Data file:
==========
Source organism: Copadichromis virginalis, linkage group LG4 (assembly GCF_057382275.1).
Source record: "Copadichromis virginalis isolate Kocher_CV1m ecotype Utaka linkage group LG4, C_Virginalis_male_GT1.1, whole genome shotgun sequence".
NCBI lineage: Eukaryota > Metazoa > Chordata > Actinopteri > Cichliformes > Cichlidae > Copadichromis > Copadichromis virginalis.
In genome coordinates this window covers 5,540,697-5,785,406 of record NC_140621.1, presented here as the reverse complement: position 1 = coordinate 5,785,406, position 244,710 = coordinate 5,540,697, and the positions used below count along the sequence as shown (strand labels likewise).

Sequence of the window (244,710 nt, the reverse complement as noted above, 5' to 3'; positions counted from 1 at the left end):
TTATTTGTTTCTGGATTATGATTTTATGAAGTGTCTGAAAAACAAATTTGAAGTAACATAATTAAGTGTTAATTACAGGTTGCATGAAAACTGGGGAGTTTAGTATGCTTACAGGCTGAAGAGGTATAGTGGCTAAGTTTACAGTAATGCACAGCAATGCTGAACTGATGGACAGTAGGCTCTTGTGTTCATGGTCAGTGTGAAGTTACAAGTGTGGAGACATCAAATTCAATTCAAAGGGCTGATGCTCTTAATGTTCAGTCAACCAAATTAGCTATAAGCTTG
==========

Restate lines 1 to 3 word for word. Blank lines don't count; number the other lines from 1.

Source organism: Copadichromis virginalis, linkage group LG4 (assembly GCF_057382275.1).
Source record: "Copadichromis virginalis isolate Kocher_CV1m ecotype Utaka linkage group LG4, C_Virginalis_male_GT1.1, whole genome shotgun sequence".
NCBI lineage: Eukaryota > Metazoa > Chordata > Actinopteri > Cichliformes > Cichlidae > Copadichromis > Copadichromis virginalis.